A bill that proposes collecting DNA samples for suspects arrested on felony charges and using that data to potentially solve past crimes while preventing future ones cleared its first major hurdle Thursday.
The Nevada Senate Judiciary Committee unanimously approved Senate Bill 243, otherwise known as “Brianna’s Law.”
Despite fees associated with the bill, it will not need passage from money committees and instead awaits a full vote of the Senate.
It is named after Brianna Denison who was murdered in Reno in early 2008. Because of a prior felony arrest by her assailant, and his raping two other women months before attacking Denison, supporters of the bill believe it could have saved her life had it been in place before. A similar measure failed in 2011.
“We’ve come a long way,” said Sen. Debbie Smith, D-Sparks and the bill’s primary sponsor. “This is one that we will very carefully monitor; I will stay very involved with how this progresses.”
Supporters of the bill, including Denison’s mother, Bridgette Zunino-Denison, were all smiles in the hallway following the committee hearing. Smith said she believes the bill already has the votes to pass the Senate floor.
The DNA collected from felony arrests is used to cross-reference DNA evidence from other unsolved crimes.
If the charges are dismissed or resolved, or if no felony charges are filed within five years, a person can request their DNA be destroyed and profile removed from the system.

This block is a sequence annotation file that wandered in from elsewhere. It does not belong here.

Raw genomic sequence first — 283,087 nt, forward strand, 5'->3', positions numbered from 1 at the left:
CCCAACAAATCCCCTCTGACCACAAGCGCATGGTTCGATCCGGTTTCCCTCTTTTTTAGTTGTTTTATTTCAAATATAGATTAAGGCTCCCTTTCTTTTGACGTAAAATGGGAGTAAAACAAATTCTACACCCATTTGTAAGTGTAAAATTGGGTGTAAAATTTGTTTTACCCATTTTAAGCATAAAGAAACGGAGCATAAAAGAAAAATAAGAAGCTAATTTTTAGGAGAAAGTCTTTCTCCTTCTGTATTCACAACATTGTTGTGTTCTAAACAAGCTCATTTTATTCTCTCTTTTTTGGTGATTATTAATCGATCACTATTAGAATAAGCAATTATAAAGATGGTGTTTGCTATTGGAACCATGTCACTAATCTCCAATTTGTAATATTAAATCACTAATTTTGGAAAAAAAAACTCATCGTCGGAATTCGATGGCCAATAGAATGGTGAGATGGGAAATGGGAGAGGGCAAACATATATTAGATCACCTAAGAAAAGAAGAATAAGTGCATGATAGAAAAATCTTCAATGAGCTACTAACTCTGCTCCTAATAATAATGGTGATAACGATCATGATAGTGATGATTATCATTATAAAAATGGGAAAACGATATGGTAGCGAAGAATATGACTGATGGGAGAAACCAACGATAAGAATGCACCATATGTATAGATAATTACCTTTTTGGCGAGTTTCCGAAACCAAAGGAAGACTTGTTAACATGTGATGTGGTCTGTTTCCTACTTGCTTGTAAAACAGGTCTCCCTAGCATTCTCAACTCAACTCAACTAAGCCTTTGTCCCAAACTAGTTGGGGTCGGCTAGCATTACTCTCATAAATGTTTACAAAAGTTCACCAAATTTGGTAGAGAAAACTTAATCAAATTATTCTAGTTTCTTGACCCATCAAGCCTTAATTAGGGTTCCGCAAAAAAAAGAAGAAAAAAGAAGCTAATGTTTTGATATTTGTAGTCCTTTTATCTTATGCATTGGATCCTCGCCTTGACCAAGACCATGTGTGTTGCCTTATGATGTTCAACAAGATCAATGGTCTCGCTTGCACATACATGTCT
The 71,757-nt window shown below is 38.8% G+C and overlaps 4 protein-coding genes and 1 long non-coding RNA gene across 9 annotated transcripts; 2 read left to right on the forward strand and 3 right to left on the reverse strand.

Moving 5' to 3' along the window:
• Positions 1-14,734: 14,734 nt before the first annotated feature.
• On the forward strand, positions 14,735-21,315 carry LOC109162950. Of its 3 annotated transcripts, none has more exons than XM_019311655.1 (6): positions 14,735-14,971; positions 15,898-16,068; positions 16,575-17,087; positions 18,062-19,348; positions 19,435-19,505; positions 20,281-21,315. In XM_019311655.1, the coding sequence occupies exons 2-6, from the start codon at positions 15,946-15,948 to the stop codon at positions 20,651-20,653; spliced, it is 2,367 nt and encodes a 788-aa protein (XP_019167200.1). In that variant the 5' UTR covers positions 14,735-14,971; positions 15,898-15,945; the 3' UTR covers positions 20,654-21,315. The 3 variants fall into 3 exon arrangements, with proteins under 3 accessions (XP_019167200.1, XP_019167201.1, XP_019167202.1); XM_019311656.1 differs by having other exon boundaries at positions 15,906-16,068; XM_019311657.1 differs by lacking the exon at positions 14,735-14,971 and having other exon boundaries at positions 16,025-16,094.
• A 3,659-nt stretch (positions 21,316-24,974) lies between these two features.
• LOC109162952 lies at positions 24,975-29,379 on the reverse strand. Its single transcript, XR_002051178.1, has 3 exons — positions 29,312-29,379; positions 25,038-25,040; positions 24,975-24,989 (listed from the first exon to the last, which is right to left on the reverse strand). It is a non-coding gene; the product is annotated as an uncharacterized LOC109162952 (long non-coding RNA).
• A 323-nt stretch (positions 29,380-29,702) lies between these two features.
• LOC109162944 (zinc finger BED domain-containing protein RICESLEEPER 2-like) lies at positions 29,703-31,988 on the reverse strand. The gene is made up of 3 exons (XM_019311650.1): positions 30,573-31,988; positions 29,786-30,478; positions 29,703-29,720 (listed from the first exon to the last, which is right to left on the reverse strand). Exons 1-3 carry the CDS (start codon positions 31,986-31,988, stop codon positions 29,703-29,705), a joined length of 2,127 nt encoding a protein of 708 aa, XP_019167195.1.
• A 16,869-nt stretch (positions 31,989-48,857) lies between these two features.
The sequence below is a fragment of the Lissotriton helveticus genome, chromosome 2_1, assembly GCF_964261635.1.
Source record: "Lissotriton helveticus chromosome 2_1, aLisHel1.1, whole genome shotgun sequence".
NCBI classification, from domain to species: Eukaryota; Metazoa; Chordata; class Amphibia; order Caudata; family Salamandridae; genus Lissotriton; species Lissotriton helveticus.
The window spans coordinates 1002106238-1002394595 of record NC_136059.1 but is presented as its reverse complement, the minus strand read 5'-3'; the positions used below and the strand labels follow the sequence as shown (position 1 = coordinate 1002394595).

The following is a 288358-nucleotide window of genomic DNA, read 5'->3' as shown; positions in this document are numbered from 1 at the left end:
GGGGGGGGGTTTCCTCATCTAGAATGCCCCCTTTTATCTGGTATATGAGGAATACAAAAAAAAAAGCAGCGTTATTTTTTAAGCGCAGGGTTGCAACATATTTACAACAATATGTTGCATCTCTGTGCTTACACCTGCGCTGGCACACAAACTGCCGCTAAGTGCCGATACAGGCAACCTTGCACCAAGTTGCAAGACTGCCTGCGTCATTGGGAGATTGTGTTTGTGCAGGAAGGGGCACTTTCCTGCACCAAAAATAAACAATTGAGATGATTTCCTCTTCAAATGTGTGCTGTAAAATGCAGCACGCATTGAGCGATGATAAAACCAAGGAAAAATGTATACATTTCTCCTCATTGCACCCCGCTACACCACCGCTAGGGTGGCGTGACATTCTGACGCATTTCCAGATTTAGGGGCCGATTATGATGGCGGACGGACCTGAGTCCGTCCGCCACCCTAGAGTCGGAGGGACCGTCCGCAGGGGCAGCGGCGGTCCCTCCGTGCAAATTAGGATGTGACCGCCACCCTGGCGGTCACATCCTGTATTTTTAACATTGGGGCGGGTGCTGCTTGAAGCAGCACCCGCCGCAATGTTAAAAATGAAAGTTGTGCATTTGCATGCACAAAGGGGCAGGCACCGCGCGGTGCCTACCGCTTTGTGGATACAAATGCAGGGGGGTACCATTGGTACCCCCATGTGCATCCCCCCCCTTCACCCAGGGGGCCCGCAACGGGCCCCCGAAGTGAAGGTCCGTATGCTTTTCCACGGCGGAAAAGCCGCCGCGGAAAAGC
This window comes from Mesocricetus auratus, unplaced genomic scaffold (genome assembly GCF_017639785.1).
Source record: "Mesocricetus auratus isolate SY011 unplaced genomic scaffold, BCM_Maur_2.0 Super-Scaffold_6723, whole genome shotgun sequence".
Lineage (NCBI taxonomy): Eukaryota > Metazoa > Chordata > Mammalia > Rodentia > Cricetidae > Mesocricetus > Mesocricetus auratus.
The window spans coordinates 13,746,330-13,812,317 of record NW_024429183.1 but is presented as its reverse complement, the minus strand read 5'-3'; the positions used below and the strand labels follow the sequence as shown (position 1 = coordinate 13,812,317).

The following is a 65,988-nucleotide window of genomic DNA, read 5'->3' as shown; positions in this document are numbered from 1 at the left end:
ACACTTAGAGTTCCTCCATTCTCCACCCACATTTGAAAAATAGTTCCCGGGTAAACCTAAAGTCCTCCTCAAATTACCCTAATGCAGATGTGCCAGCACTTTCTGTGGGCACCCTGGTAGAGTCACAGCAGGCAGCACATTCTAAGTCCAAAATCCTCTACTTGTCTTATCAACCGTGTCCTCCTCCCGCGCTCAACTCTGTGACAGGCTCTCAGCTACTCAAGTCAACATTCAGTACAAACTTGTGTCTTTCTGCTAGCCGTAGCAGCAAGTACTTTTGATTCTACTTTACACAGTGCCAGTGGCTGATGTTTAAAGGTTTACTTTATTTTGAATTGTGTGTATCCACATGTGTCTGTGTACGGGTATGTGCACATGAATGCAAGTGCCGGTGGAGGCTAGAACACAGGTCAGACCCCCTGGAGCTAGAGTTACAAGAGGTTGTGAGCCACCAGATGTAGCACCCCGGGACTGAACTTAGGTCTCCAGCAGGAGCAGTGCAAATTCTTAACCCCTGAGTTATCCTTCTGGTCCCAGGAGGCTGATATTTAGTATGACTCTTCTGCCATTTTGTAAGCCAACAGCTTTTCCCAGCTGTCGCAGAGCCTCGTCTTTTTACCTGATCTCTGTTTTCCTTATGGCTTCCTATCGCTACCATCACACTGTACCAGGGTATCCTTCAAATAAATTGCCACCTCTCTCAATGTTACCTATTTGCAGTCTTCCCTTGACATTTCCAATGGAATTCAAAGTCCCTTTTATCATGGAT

“We’re not talking about the government keeping long-term databases of people who are not actually convicted of crimes,” said Sen. Mark Hutchison, R-Las Vegas. Several members of the committee called this method the “fingerprints of the 21st century.”
An amendment from the Clark County Public Defender’s Office that proposed having DNA automatically removed rather than requiring a petition, and only collected for violent felonies, did not garner much support from the committee or Smith.
The committee did adopt an amendment from Sen. Aaron Ford, D-Las Vegas, creating a panel to monitor the usage of arrestee DNA and possible disproportionate impacts on minorities. The committee would be able to make recommendations to tweak the law next session, if necessary, Ford said.
He added that he plans to introduce a bill next session that would lay the groundwork for DNA to be used for exoneration purposes.
“If we’re going to use this to convict people, then we’re going to use it to exonerate as well,” Ford told The Associated Press after the meeting.